“I keep my calories at an appropriate intake; however, I drink a lot of soda. Why is this bad?”
—Amberly T., University of Massachusetts, Amherst
This is a great question. Even if your caloric intake is appropriate, if soda makes up a significant proportion of your calories, then you are taking in a lot of empty calories. Empty calories come from foods and drinks that lack nutritional value.
When you have soda, you’re not getting the nutrients you could get from something else—like the calcium in milk, for example.
Since soda gets all its calories from sugar, and sugar lacks vitamins and minerals, it is not a healthy choice. People who consume a lot of empty calories can end up with nutrient deficiencies. To be healthy, it is smart to consume foods and drinks that pack in the most nutrition.
Another reason to reduce your soda consumption is to maintain good oral health. The phosphoric acid in soft drinks wears down tooth enamel. Combine this with sugar, and it’s a recipe for tooth decay and gum disease. The phosphoric acid in soda can also interfere with the body’s ability to absorb calcium. This can contribute to bone loss and osteoporosis.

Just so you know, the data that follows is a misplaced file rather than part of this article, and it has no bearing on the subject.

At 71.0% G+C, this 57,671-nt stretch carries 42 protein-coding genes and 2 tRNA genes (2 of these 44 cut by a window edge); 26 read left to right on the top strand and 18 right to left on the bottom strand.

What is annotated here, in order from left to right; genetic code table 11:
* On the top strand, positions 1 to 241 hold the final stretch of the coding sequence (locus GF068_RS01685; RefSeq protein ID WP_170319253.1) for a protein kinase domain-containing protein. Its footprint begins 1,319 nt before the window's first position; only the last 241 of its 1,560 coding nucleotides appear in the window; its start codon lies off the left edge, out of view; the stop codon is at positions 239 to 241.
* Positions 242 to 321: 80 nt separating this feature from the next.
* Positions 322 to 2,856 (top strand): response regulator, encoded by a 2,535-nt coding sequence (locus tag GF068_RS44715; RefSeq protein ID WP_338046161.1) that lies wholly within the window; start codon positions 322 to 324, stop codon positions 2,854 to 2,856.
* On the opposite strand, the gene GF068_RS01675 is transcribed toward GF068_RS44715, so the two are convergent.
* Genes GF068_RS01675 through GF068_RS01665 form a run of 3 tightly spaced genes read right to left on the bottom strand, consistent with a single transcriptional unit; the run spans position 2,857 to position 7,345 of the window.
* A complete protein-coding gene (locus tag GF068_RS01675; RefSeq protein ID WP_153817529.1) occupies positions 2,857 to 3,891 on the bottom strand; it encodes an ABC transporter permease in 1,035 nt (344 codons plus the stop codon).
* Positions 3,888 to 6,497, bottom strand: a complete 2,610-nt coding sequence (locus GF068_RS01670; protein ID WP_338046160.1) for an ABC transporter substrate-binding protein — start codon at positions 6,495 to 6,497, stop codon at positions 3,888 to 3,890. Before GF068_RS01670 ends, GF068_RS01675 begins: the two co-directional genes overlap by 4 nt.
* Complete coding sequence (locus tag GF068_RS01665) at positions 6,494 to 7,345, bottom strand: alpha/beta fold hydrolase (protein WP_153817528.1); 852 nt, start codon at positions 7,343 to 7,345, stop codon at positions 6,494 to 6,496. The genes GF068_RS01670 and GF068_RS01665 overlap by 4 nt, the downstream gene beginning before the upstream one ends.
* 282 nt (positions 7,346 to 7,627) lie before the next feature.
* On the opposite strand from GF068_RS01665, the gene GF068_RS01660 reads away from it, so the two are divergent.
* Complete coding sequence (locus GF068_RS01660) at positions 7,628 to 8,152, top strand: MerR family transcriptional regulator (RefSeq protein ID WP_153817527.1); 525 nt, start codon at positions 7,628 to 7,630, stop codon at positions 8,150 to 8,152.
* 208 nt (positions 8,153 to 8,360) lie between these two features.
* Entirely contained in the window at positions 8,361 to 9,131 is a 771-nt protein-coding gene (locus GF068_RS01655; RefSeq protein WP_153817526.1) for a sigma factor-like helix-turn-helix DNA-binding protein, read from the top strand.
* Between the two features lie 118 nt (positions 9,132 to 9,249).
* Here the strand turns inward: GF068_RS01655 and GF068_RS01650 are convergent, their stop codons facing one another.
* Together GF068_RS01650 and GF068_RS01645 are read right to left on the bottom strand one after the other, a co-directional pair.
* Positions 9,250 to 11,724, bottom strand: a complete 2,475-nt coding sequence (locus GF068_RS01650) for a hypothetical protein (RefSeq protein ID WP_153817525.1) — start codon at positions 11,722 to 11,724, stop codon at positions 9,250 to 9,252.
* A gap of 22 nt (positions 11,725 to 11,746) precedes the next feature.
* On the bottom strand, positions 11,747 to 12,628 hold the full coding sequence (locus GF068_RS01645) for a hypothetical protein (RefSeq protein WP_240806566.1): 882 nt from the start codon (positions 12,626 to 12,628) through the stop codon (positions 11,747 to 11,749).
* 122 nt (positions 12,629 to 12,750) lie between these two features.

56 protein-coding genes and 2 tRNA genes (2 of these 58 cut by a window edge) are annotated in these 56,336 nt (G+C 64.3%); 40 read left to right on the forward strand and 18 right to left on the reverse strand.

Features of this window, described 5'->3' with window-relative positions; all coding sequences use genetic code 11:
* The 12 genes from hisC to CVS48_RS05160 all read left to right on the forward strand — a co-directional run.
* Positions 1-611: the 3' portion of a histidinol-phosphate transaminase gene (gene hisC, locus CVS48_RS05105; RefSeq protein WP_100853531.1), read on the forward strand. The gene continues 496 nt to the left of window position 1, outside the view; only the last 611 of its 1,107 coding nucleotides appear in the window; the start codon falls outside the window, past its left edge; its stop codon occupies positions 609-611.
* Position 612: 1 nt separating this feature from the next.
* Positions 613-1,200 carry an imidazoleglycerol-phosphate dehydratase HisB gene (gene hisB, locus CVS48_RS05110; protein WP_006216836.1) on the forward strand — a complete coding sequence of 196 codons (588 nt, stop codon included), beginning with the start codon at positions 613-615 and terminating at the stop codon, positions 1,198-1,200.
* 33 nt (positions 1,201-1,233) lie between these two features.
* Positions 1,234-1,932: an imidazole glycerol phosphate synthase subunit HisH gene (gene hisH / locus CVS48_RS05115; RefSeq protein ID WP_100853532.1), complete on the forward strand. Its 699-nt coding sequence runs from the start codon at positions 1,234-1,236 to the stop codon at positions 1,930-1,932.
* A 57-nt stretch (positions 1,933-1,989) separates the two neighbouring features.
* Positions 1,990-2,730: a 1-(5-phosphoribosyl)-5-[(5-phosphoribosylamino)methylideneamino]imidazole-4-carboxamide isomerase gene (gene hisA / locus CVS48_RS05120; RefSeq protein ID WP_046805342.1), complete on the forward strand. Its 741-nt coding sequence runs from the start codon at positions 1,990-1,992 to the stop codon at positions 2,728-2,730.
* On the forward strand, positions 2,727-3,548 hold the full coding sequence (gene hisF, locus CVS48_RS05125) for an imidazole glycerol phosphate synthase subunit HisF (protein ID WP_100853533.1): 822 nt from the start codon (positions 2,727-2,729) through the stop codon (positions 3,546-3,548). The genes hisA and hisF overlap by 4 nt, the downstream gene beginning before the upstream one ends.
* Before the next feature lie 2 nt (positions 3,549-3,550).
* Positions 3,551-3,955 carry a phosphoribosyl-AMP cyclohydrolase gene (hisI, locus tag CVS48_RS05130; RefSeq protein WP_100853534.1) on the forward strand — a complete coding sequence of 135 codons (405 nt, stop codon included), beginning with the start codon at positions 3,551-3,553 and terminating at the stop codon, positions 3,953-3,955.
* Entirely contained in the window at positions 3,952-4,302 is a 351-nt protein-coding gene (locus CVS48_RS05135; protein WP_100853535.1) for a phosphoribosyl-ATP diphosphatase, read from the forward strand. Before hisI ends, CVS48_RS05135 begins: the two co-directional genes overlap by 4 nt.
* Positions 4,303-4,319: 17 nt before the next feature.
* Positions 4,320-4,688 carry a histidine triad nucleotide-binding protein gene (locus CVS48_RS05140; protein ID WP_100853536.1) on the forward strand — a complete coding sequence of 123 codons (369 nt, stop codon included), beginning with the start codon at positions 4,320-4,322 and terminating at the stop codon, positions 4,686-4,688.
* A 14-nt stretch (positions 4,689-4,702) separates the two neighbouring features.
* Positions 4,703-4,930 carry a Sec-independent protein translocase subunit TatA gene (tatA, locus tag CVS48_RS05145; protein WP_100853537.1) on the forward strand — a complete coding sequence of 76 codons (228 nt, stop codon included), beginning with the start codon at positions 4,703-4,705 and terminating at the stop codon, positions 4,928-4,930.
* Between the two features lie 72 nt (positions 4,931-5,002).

Type-2 diabetes and heart disease
Studies have linked soda consumption to type-2 diabetes and heart disease. Women who drank one or more sugary beverages a day (including soda) were more likely to develop type-2 diabetes than were women who stayed away from those drinks, according to the 2004 Nurses’ Health Study at Harvard Medical School.
What if your diet is otherwise healthy and you’re at a healthy weight? This only slightly reduces the risk associated with sugary beverages, according to a 2010 study by researchers at the Harvard School of Public Health. (While these associations are interesting and can help inform our choices, it is not yet known whether other factors are involved.)
What’s the alternative?
Should you switch to sugar-free soda? There are potential risks here too. Artificial sweeteners are “safe for the general population under certain conditions of use,” according to the US Food and Drug Administration. Even so, there is evidence that these sweeteners can contribute to weight gain, type-2 diabetes, and metabolic syndrome.
Based on the evidence, the best option is to drink soda in moderation, if at all.
Karen Moses, director of wellness and health promotion at Arizona State University in Phoenix.